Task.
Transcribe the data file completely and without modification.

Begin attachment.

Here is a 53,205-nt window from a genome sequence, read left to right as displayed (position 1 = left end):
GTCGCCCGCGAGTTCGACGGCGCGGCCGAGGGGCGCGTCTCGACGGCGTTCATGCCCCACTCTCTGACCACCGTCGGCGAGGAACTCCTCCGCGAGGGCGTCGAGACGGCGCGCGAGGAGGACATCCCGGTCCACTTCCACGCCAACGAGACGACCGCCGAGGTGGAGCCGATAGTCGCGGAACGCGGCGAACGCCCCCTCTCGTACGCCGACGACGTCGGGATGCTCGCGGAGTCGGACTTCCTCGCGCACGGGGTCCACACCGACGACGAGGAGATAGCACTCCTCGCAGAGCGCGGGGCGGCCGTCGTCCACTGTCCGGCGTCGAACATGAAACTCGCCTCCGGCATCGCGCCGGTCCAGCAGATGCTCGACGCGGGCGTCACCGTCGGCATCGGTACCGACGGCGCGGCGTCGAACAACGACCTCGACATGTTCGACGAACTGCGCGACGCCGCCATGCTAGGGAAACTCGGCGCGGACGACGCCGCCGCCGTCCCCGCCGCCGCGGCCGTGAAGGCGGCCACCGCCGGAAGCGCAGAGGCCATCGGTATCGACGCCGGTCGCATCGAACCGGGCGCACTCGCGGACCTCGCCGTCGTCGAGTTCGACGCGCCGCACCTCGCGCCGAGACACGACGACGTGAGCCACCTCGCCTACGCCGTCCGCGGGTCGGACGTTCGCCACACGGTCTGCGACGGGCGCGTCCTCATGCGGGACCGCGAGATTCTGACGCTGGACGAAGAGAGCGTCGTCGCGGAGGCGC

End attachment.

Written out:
Here is a 53,205-nt window from a genome sequence, read left to right as displayed (position 1 = left end):
GTCGCCCGCGAGTTCGACGGCGCGGCCGAGGGGCGCGTCTCGACGGCGTTCATGCCCCACTCTCTGACCACCGTCGGCGAGGAACTCCTCCGCGAGGGCGTCGAGACGGCGCGCGAGGAGGACATCCCGGTCCACTTCCACGCCAACGAGACGACCGCCGAGGTGGAGCCGATAGTCGCGGAACGCGGCGAACGCCCCCTCTCGTACGCCGACGACGTCGGGATGCTCGCGGAGTCGGACTTCCTCGCGCACGGGGTCCACACCGACGACGAGGAGATAGCACTCCTCGCAGAGCGCGGGGCGGCCGTCGTCCACTGTCCGGCGTCGAACATGAAACTCGCCTCCGGCATCGCGCCGGTCCAGCAGATGCTCGACGCGGGCGTCACCGTCGGCATCGGTACCGACGGCGCGGCGTCGAACAACGACCTCGACATGTTCGACGAACTGCGCGACGCCGCCATGCTAGGGAAACTCGGCGCGGACGACGCCGCCGCCGTCCCCGCCGCCGCGGCCGTGAAGGCGGCCACCGCCGGAAGCGCAGAGGCCATCGGTATCGACGCCGGTCGCATCGAACCGGGCGCACTCGCGGACCTCGCCGTCGTCGAGTTCGACGCGCCGCACCTCGCGCCGAGACACGACGACGTGAGCCACCTCGCCTACGCCGTCCGCGGGTCGGACGTTCGCCACACGGTCTGCGACGGGCGCGTCCTCATGCGGGACCGCGAGATTCTGACGCTGGACGAAGAGAGCGTCGTCGCGGAGGCGC